- 2010 - An Opportunity for Nation Building?.
- Participation of households in food security immensely contributes towards addressing the poverty, unemployment, under-nutrition, and other socio-economic challenges faced by South Africans and can assist in reducing the current burden on the government in terms of payment of grants.
The Integrated Food Security Strategy (IFSS) South Africa (Department of Agriculture, 2002) defines food security as the physical, social and economic access by all households at all times to adequate, safe and nutritious food and clean water to meet their dietary and food preferences for a healthy and productive life. According to Section 27 of the South African Constitution, every citizen has a right to access sufficient food and water. Bonti Ankomah (2001) explains that these definitions imply that either there will be ability by an individual to be self-sufficient in food production through own production, or there will be accessibility to markets and ability to purchase food items.
The Household Food Security (HFS) model offered by UNISA’s College of Agriculture and Environmental Sciences (CAES) is an accredited NQF level 5 short learning programme. It aims at promoting small-scale and subsistence farming through equipping individuals who wish to become household food security facilitators and change agents, with skills that can be used to empower households within their communities through facilitating improved food security status, health and nutrition.
The HFS programme is at present being piloted in the Eastern Cape with the help and support of networks of non-governmental organisations (NGOs), community-based-organisations (CBOs) and faith-based organisations (FBOs) running community development initiatives within communities. These organisations have helped in the recruiting and supporting of suitable students and have, in some instances, provided HFS programme promoters from within their own ranks. However, the model faces some challenges. One of these is that the Eastern Cape is widely spread hence it is difficult and expensive to monitor and support implementation of the model.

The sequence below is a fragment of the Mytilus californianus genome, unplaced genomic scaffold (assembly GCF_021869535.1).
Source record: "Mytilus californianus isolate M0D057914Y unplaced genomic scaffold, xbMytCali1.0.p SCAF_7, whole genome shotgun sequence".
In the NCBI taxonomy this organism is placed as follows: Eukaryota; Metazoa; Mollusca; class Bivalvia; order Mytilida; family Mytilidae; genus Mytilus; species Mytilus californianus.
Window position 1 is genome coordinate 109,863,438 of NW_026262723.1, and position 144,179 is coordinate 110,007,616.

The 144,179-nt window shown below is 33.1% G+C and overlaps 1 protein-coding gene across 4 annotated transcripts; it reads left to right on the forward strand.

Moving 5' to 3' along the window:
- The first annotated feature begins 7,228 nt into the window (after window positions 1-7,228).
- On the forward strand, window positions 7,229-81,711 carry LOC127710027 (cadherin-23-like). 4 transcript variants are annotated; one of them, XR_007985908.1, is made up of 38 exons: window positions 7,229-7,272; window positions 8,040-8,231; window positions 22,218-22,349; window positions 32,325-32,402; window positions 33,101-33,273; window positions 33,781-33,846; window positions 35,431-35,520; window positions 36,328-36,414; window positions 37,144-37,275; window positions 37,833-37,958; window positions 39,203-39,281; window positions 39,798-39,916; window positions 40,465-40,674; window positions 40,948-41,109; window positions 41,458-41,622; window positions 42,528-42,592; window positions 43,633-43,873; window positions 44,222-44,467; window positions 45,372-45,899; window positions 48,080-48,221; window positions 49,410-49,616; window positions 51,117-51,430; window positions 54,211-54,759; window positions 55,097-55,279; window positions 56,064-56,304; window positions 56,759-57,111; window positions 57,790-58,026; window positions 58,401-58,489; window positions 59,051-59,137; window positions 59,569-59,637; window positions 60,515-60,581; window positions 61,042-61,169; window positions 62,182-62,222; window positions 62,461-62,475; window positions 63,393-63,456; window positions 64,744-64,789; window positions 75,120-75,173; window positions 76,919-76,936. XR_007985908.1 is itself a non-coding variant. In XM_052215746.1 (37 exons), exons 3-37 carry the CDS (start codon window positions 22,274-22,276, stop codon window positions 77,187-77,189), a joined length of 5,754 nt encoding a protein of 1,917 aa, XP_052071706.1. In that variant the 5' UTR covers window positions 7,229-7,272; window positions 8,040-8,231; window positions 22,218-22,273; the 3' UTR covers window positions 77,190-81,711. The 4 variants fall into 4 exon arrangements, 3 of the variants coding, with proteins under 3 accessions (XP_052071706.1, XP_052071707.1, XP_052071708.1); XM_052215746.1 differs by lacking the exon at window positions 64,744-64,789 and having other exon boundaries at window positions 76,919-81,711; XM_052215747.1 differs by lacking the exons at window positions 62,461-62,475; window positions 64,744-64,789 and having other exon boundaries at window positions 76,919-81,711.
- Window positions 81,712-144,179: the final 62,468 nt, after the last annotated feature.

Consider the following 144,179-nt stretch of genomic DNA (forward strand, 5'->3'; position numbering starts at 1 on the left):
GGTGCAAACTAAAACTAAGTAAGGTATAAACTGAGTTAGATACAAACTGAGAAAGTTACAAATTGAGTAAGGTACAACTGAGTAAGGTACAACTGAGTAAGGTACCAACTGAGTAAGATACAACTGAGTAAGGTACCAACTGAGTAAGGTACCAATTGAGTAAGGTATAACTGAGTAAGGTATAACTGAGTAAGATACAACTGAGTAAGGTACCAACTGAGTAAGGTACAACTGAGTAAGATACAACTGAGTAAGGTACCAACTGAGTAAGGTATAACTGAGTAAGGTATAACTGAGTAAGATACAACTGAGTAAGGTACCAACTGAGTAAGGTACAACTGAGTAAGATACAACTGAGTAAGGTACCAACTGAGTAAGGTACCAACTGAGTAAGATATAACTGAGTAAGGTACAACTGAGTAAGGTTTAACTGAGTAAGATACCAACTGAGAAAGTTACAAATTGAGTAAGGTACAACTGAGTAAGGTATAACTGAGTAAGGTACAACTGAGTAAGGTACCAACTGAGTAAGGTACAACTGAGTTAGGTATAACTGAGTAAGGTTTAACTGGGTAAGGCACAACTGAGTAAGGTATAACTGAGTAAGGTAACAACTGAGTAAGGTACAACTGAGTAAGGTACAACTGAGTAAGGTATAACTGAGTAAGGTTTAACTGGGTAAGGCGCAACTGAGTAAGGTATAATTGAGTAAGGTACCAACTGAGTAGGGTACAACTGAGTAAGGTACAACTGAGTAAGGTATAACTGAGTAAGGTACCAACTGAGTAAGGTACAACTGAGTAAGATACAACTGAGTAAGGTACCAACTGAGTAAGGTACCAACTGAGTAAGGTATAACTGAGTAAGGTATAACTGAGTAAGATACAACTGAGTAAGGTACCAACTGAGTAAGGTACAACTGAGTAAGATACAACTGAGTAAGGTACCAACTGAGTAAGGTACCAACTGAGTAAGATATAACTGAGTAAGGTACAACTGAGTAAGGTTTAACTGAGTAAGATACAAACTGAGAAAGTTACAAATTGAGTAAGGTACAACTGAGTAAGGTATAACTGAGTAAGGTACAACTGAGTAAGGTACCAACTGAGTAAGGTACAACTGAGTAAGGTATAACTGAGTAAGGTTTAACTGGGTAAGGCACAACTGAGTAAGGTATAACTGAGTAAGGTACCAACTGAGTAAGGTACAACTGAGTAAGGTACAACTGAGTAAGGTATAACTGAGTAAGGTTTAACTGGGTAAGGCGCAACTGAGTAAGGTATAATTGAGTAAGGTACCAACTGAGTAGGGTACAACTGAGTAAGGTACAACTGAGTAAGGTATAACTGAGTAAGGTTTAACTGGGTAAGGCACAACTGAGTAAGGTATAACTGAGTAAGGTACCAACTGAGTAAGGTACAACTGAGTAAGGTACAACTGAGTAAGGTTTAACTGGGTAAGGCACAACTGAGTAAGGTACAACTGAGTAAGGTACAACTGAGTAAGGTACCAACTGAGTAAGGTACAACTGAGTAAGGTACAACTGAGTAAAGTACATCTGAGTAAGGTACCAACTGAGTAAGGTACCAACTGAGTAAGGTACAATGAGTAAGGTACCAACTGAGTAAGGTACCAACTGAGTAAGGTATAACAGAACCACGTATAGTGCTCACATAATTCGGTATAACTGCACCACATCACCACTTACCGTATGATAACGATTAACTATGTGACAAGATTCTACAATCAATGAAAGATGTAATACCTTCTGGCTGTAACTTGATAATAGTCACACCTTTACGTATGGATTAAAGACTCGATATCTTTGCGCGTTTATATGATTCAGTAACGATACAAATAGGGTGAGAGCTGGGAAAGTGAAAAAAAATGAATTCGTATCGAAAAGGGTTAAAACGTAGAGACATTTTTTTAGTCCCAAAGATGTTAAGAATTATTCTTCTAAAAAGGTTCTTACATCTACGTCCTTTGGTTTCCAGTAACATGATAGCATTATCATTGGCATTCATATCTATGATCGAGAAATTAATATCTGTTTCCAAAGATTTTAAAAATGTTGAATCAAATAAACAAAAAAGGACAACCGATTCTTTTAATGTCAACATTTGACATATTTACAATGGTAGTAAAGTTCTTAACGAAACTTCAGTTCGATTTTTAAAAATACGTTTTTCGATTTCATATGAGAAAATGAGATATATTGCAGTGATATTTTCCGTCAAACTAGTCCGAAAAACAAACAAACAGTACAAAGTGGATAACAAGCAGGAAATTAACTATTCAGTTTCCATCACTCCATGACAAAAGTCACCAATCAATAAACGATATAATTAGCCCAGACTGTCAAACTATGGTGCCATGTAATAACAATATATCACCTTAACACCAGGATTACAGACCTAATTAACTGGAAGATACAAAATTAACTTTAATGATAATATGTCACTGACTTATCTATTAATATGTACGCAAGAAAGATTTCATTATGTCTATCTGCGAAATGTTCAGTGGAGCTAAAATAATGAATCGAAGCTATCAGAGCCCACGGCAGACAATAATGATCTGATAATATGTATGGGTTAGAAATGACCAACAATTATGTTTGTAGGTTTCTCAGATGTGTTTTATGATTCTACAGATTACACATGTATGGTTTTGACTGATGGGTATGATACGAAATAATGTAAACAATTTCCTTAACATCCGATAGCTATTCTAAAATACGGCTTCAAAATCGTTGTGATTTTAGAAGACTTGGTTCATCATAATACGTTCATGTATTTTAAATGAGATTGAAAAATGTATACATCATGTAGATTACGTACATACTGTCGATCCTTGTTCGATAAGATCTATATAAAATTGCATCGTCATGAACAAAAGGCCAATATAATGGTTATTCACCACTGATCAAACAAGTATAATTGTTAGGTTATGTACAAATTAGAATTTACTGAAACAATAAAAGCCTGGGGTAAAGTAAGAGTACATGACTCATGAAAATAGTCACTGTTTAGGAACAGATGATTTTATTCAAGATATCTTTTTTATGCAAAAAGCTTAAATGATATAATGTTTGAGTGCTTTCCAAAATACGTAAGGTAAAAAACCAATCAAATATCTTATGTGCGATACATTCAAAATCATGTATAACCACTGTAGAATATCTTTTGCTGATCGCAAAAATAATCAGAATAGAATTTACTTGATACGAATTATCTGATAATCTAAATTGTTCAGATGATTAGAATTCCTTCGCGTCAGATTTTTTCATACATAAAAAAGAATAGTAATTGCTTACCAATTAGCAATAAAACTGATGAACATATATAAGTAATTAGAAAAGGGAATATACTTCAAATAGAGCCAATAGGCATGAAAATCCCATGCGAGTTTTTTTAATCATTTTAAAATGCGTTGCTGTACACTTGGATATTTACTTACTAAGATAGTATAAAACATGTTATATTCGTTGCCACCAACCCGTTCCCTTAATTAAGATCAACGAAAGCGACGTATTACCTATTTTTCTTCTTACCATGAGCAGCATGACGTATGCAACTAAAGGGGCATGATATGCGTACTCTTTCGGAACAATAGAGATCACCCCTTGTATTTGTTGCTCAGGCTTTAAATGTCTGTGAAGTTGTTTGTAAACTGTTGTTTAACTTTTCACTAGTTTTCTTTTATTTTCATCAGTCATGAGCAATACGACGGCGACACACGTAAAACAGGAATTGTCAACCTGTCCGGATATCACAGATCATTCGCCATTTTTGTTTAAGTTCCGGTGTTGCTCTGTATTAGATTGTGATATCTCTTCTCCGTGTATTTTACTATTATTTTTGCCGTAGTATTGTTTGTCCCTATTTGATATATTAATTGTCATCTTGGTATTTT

The impact of the model can be enhanced in both urban and rural areas, by linking it with local government’s ‘Integrated Development Plans’ (IDPs), and the programmes of the departments of; Human Settlements, Agriculture, Health, Education, and Social Development. All these departments have an element of food security in their programmes. The model could also use the Department of Health model of Community Health Care Workers who work directly in the communities, not at ward level but also supported by the clinics around them. In this case, the Department of Agriculture will be more visible and closer to the people through household food security facilitators. The municipalities should be directly involved and link this model to service delivery such as water, land and ownership issues.